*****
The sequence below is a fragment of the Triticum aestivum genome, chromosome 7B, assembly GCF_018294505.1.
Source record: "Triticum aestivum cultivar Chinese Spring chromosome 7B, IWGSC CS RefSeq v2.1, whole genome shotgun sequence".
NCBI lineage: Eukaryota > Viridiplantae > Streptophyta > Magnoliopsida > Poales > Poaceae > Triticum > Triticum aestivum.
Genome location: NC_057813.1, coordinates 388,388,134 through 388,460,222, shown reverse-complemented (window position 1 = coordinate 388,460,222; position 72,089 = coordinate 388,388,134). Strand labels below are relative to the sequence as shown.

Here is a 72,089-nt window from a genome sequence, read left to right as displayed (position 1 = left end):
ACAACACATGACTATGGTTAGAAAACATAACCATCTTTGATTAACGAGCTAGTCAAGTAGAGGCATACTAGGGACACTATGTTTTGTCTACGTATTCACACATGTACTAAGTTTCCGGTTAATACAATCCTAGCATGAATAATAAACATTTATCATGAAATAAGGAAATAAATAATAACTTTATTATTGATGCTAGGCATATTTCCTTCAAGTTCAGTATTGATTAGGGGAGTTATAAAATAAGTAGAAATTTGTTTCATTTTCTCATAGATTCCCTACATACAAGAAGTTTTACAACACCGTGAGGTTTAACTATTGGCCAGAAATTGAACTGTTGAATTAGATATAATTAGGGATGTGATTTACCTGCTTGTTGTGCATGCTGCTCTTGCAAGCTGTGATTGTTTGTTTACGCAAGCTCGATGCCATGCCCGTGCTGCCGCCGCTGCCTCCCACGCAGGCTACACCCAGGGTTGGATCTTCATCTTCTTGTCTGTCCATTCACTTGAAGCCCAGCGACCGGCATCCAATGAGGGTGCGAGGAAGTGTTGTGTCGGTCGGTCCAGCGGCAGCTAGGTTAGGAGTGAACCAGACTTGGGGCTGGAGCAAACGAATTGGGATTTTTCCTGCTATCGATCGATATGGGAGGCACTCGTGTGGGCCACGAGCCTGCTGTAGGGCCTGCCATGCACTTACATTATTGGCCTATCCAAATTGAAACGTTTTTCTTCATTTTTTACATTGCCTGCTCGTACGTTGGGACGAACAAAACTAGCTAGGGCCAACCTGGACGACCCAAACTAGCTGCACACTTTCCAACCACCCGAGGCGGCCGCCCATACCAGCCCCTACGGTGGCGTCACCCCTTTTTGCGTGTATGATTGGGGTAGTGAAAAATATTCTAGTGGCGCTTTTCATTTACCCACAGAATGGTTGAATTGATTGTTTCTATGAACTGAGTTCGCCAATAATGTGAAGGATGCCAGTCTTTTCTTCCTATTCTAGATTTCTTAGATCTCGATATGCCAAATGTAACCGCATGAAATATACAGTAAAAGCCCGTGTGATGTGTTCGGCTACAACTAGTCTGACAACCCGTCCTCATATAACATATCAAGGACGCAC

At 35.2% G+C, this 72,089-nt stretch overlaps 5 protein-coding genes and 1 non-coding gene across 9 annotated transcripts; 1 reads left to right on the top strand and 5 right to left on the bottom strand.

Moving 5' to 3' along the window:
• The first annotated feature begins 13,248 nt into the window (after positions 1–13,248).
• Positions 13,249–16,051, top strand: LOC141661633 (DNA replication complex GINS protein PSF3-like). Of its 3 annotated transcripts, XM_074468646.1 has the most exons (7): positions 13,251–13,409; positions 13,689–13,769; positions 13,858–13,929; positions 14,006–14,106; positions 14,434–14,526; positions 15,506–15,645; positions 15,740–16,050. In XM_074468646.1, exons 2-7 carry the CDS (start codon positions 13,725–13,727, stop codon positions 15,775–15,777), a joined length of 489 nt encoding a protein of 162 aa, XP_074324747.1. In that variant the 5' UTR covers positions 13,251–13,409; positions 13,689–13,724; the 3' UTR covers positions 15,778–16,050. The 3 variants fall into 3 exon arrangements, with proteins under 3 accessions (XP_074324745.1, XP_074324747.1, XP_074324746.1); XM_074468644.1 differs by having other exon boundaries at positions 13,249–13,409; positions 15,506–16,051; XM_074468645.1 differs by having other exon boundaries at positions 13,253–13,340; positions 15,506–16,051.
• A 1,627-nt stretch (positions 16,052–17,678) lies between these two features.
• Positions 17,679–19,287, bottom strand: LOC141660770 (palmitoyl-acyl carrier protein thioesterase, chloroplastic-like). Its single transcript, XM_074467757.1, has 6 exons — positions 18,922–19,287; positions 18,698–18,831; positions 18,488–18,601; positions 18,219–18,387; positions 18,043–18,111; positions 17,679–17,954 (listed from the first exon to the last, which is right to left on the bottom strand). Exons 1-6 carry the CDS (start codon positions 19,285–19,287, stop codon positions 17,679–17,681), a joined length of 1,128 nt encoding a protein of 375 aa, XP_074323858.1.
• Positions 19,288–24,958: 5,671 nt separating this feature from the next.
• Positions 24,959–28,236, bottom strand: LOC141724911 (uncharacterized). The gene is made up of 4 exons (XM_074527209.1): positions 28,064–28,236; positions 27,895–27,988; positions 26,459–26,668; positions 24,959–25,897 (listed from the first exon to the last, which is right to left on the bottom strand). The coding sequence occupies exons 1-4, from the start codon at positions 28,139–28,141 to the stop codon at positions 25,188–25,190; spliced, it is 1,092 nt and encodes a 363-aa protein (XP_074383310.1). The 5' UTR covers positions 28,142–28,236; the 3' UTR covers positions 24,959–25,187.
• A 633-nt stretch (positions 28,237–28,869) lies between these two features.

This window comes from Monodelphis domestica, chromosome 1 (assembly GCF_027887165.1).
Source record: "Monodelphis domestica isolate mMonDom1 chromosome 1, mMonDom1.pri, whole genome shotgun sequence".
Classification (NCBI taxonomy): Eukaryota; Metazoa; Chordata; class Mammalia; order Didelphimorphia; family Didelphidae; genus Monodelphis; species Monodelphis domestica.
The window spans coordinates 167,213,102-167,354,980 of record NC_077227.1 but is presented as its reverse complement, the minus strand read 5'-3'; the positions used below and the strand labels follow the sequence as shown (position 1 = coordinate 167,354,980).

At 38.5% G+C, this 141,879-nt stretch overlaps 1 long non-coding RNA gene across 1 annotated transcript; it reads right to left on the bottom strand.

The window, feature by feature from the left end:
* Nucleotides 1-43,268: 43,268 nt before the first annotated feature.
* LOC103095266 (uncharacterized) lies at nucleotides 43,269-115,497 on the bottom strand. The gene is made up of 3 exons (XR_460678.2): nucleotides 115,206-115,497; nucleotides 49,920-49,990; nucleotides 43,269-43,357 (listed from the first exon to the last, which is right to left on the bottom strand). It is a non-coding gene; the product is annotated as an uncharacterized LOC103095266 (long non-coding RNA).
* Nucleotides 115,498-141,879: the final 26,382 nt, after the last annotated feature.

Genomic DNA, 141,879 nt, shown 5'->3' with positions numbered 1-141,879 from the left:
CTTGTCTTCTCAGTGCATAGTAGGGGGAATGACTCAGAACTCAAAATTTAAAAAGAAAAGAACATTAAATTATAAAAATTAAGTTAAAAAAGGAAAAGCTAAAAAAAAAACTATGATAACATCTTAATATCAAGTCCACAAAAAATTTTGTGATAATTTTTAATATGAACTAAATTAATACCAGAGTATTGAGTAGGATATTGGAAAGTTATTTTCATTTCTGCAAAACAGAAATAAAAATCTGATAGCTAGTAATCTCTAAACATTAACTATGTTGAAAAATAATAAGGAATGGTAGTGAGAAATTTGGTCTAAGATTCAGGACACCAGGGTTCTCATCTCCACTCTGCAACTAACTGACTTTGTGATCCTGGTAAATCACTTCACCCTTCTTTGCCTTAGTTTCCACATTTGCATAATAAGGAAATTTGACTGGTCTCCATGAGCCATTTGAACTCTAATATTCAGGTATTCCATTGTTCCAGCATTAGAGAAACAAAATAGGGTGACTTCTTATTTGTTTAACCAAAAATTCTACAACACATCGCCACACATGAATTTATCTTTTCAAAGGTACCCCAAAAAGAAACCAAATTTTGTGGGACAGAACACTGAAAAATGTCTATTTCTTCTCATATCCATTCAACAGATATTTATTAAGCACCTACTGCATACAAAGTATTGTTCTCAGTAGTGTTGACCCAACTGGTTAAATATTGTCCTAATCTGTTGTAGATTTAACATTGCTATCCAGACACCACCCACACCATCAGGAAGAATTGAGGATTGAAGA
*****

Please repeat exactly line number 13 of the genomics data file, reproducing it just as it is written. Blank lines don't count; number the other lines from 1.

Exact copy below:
• Positions 19,288–24,958: 5,671 nt separating this feature from the next.